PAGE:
A Moment to Experience Stillness

Cat, East German Castle

I’m overloaded with knowledge and weariness and unbelievable energy from my healing arts class, but I wanted to share just one slip of wisdom that I gathered today.

Without stillness, we cannot reap what we sow.

Maybe this is just stating the obvious, but when my teacher said it I found my pen scratching furiously across the page.

It is only by resting between yoga postures or during final savasana that we integrate the work performed by the moving body. The slumber of winter is necessary to rest the fields so that all of that reaping and sowing is possible. Only a quiet mind can make sense of the barrage of information that assaults it every day.

Stillness is one of those precious paradoxes. We know that we need it, but as soon as we give in to our desire to describe it, it vanishes like an unrealized, unrealizable dream. So many people skip though the years without ever pausing to assimilate the stuff that makes up their lives. It is more than possible to tumult through time at breakneck speed indefinitely, but what sort of shape are they in – mind, body, and soul – when they finally reach the end of their frantic race?

How do we cultivate stillness so that all the work we do as spiritual seekers, as healers, as people of compassion actually roots into the deepest levels of our true selves? Where do we find the space for stillness between doing our jobs and loving our families and recording our thoughts in all of these glorious words?

Before we can tackle the daily “how” it is important to first to come to terms with the fact that stillness is necessary at all. I do not believe that anyone else can convince you of that, but experiencing it just might give you an idea of why this crazy idea of doing nothing may just work.

  • Try to sit and listen to that every day symphony and cacophony that dances inside your head .
  • Give it time to play for a few maddened minutes, and then just let all of the extraneous sounds fall away. Focus on your breath, on the way you are settled into your seat, on the dark infinity behind your own eyelids.
  • When all that noise fades, notice what it is like to sit in peace, just for a moment.

Letting things just fall away may not be easy at first, and it may be scary if you think that silence in your mind means that you are sitting in some sort of void, but when you are really still, the mind is the safest place you will ever know.

I am hoping that a glimpse of the bliss that is stillness will be enough to convince us all that we just might be able to consider finding a few moments each day during which we can simply stop, we can simply be.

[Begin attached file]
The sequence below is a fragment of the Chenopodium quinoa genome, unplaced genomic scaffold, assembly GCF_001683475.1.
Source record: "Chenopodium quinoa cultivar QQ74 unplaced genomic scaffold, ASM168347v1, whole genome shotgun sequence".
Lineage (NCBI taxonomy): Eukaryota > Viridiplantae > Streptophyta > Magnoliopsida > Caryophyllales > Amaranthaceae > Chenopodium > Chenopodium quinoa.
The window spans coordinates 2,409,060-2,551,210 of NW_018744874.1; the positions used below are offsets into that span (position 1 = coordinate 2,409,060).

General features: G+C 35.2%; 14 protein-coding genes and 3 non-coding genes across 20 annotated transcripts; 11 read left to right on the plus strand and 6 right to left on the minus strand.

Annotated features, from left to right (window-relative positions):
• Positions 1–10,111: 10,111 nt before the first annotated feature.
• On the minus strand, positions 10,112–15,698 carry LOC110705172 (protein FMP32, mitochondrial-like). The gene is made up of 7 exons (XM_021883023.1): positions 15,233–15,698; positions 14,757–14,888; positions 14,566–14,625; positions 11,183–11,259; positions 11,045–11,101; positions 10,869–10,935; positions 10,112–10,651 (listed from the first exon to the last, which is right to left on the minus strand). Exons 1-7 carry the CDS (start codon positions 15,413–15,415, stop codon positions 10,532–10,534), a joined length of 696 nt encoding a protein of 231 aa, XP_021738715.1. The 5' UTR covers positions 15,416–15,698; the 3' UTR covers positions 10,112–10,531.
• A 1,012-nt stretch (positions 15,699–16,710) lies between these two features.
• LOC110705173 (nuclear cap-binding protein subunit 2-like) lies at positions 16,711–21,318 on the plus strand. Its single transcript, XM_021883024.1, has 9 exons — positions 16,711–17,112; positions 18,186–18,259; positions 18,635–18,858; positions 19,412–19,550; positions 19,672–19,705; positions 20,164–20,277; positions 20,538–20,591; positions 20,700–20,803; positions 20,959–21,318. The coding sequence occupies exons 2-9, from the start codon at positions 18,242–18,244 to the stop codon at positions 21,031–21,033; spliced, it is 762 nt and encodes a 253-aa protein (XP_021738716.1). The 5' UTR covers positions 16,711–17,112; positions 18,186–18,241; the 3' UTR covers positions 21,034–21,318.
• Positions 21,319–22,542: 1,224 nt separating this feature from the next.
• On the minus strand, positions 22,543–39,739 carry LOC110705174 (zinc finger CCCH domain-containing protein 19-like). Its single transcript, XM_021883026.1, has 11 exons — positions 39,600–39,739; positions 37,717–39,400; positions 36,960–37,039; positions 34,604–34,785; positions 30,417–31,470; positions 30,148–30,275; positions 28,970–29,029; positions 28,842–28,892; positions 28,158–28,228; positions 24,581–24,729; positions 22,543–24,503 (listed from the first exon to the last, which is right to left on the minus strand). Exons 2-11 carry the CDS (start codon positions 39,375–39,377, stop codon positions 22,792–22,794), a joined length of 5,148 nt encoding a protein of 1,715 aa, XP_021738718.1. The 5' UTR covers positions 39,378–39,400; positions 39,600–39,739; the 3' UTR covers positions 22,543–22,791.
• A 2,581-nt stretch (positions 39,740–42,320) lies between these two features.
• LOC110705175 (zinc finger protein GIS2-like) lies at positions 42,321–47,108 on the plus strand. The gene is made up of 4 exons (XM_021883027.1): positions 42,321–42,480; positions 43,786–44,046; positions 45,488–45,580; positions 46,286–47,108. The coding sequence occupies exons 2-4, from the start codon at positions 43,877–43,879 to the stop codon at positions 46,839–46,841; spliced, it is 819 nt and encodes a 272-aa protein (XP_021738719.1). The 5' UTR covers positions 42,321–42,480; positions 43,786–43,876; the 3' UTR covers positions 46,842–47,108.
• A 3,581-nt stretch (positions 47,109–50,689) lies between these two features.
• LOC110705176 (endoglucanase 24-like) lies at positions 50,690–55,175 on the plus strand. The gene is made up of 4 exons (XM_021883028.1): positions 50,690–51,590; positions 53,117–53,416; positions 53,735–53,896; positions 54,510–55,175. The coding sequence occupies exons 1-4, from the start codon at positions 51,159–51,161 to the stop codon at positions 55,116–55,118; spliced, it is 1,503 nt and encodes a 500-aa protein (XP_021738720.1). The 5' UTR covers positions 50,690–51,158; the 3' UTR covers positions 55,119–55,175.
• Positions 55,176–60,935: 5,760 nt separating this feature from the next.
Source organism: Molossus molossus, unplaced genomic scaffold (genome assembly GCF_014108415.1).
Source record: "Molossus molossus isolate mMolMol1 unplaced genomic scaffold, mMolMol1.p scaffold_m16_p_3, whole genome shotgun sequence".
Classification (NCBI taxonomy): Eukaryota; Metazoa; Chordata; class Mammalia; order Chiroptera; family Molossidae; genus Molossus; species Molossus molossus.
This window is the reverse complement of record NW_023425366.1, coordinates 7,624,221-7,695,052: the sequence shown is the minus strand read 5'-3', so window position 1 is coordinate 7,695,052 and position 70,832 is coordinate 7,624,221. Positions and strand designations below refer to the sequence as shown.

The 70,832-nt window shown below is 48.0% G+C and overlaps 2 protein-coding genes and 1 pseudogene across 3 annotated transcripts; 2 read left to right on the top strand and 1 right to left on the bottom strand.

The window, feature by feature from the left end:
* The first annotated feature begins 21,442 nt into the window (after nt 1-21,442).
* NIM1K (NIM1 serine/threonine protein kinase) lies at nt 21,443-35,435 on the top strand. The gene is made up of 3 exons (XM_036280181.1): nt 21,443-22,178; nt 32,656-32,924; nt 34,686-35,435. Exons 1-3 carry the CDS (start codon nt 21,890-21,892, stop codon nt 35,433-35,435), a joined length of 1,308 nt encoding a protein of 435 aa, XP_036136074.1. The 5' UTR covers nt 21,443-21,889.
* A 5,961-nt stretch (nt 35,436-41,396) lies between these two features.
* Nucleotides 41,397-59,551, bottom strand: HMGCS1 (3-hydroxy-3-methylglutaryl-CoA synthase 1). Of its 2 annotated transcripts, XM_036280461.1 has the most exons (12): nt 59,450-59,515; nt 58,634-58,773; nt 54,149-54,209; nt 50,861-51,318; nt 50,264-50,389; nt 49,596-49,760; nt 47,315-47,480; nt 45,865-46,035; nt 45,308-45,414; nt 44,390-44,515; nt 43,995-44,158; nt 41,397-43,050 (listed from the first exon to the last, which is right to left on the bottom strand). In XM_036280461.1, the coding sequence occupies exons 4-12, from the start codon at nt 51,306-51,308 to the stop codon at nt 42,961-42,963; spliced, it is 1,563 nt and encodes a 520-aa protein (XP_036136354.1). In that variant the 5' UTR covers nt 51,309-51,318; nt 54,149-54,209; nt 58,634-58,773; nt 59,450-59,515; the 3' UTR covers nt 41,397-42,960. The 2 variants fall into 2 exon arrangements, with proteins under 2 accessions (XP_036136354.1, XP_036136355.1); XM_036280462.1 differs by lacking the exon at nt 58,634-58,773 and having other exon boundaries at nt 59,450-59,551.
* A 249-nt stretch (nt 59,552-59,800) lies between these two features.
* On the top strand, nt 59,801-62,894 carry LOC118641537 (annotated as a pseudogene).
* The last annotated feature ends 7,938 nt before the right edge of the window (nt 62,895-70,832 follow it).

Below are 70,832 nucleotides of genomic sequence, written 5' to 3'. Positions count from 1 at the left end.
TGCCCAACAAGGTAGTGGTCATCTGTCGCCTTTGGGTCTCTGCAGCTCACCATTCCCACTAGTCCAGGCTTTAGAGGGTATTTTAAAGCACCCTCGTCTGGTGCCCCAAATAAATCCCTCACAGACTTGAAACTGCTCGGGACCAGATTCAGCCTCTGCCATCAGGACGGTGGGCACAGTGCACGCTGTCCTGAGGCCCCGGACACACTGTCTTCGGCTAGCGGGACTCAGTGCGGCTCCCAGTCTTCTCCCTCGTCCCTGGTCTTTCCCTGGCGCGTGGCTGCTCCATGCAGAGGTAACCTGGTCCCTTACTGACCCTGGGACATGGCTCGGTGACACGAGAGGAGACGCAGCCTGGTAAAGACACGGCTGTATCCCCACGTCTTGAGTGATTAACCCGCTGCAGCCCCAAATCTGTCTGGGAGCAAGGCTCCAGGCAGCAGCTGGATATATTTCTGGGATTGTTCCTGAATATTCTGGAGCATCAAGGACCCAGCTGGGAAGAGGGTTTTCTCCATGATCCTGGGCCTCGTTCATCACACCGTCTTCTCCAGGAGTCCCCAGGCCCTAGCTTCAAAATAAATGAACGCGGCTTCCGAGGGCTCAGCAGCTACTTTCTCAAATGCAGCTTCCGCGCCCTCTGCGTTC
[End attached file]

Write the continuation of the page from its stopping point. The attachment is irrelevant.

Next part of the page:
I just need to quit typing long enough to find it!

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3 thoughts on “A Moment to Experience Stillness

  1. brandi December 7, 2008 / 10:03 am

    I used to skip savasana in yoga class.

    I couldn’t sit still. I told myself I didn’t need it.

    actually, I just couldn’t handle what my soul was trying to tell me.

    I wasn’t ready to face the truth.

    it is now my favorite time of yoga-the position I feel is the most useful and I take that as a sure sign of growth.

    this is a beautiful post.

  2. Nerdy Renegade December 7, 2008 / 11:02 am

    This is a great post! Thank you for sharing these words of insight and wisdom.

    I have been CRAVING silence and alone time lately. Slowing down, resting, pondering, journaling, meditating….those are the medicine I need right now.

    For too long I have not done this – just kept going on the gerbil wheel. Now I have NO CHOICE but to stop and listen. Reflect and renew.

    Amazing things happen in stillness. A new me is being born.

  3. girlwhocriedepiphany December 8, 2008 / 1:59 pm

    Dear Brandi,
    Isn’t it amazing, to suddenly understand that bathing in all that light you created during practice is actually the greatest reward? I wish you many happy corpse poses in the future!

    Dear N.R.,
    Thank you! Isn’t it amazing when the Universe just puts on the brakes sometimes and says “You. Stop. Listen. Now.”? We fight it so hard sometimes and are blessed if we figure out how to slow down before something happens (illness, tragedy) and we are forced to do so.
    I wish you a gentle and powerful rebirth.

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